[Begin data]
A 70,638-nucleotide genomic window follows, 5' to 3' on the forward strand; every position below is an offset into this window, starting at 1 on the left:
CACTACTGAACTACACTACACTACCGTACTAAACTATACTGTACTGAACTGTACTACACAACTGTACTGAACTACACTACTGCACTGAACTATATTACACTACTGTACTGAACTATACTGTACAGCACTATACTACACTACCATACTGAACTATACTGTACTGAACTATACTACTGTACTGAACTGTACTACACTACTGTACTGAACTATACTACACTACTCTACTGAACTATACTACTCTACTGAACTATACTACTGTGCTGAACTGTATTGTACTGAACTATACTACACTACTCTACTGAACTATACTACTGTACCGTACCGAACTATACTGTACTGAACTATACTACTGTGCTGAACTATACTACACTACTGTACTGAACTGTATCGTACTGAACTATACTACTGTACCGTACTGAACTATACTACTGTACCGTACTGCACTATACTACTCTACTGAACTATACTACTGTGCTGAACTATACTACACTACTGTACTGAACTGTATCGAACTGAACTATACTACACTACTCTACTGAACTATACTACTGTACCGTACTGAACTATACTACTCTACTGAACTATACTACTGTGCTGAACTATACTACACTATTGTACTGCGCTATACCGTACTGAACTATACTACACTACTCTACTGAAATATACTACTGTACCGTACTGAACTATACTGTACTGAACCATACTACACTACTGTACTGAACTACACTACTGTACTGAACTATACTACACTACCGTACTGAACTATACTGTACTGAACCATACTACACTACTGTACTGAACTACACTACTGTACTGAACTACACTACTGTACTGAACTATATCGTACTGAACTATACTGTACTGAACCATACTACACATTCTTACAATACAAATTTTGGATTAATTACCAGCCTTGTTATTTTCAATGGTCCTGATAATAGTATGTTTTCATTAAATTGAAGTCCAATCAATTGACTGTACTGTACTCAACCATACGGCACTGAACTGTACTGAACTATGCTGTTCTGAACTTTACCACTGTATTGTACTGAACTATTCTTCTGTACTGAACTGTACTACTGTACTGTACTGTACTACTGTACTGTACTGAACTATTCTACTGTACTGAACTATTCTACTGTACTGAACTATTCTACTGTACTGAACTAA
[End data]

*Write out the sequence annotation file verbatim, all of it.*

A 70,638-nucleotide genomic window follows, 5' to 3' on the forward strand; every position below is an offset into this window, starting at 1 on the left:
CACTACTGAACTACACTACACTACCGTACTAAACTATACTGTACTGAACTGTACTACACAACTGTACTGAACTACACTACTGCACTGAACTATATTACACTACTGTACTGAACTATACTGTACAGCACTATACTACACTACCATACTGAACTATACTGTACTGAACTATACTACTGTACTGAACTGTACTACACTACTGTACTGAACTATACTACACTACTCTACTGAACTATACTACTCTACTGAACTATACTACTGTGCTGAACTGTATTGTACTGAACTATACTACACTACTCTACTGAACTATACTACTGTACCGTACCGAACTATACTGTACTGAACTATACTACTGTGCTGAACTATACTACACTACTGTACTGAACTGTATCGTACTGAACTATACTACTGTACCGTACTGAACTATACTACTGTACCGTACTGCACTATACTACTCTACTGAACTATACTACTGTGCTGAACTATACTACACTACTGTACTGAACTGTATCGAACTGAACTATACTACACTACTCTACTGAACTATACTACTGTACCGTACTGAACTATACTACTCTACTGAACTATACTACTGTGCTGAACTATACTACACTATTGTACTGCGCTATACCGTACTGAACTATACTACACTACTCTACTGAAATATACTACTGTACCGTACTGAACTATACTGTACTGAACCATACTACACTACTGTACTGAACTACACTACTGTACTGAACTATACTACACTACCGTACTGAACTATACTGTACTGAACCATACTACACTACTGTACTGAACTACACTACTGTACTGAACTACACTACTGTACTGAACTATATCGTACTGAACTATACTGTACTGAACCATACTACACATTCTTACAATACAAATTTTGGATTAATTACCAGCCTTGTTATTTTCAATGGTCCTGATAATAGTATGTTTTCATTAAATTGAAGTCCAATCAATTGACTGTACTGTACTCAACCATACGGCACTGAACTGTACTGAACTATGCTGTTCTGAACTTTACCACTGTATTGTACTGAACTATTCTTCTGTACTGAACTGTACTACTGTACTGTACTGTACTACTGTACTGTACTGAACTATTCTACTGTACTGAACTATTCTACTGTACTGAACTATTCTACTGTACTGAACTAA